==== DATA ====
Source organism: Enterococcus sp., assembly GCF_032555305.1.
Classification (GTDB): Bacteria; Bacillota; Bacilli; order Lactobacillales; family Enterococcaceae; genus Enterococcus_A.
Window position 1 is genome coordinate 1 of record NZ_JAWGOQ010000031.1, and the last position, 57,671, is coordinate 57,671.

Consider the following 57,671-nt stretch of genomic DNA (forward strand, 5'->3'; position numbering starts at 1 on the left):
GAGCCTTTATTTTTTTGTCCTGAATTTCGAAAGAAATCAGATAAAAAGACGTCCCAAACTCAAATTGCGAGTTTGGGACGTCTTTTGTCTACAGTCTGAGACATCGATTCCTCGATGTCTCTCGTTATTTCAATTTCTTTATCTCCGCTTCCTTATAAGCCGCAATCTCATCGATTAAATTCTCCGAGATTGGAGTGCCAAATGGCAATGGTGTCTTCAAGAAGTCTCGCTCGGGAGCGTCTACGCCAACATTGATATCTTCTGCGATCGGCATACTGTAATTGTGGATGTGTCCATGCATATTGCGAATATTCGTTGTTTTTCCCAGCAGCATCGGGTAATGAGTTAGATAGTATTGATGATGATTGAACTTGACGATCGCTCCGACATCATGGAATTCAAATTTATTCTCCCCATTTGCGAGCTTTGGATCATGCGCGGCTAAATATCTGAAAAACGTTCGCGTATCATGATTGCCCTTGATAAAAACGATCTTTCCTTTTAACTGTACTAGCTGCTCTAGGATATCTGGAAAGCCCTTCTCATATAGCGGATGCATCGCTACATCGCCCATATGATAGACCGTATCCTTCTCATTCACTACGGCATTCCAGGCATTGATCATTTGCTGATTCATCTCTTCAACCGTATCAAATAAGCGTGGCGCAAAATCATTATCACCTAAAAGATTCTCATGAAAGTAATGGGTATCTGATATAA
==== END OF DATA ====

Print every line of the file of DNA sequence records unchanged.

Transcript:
Source organism: Enterococcus sp., assembly GCF_032555305.1.
Classification (GTDB): Bacteria; Bacillota; Bacilli; order Lactobacillales; family Enterococcaceae; genus Enterococcus_A.
Window position 1 is genome coordinate 1 of record NZ_JAWGOQ010000031.1, and the last position, 57,671, is coordinate 57,671.

Consider the following 57,671-nt stretch of genomic DNA (forward strand, 5'->3'; position numbering starts at 1 on the left):
GAGCCTTTATTTTTTTGTCCTGAATTTCGAAAGAAATCAGATAAAAAGACGTCCCAAACTCAAATTGCGAGTTTGGGACGTCTTTTGTCTACAGTCTGAGACATCGATTCCTCGATGTCTCTCGTTATTTCAATTTCTTTATCTCCGCTTCCTTATAAGCCGCAATCTCATCGATTAAATTCTCCGAGATTGGAGTGCCAAATGGCAATGGTGTCTTCAAGAAGTCTCGCTCGGGAGCGTCTACGCCAACATTGATATCTTCTGCGATCGGCATACTGTAATTGTGGATGTGTCCATGCATATTGCGAATATTCGTTGTTTTTCCCAGCAGCATCGGGTAATGAGTTAGATAGTATTGATGATGATTGAACTTGACGATCGCTCCGACATCATGGAATTCAAATTTATTCTCCCCATTTGCGAGCTTTGGATCATGCGCGGCTAAATATCTGAAAAACGTTCGCGTATCATGATTGCCCTTGATAAAAACGATCTTTCCTTTTAACTGTACTAGCTGCTCTAGGATATCTGGAAAGCCCTTCTCATATAGCGGATGCATCGCTACATCGCCCATATGATAGACCGTATCCTTCTCATTCACTACGGCATTCCAGGCATTGATCATTTGCTGATTCATCTCTTCAACCGTATCAAATAAGCGTGGCGCAAAATCATTATCACCTAAAAGATTCTCATGAAAGTAATGGGTATCTGATATAA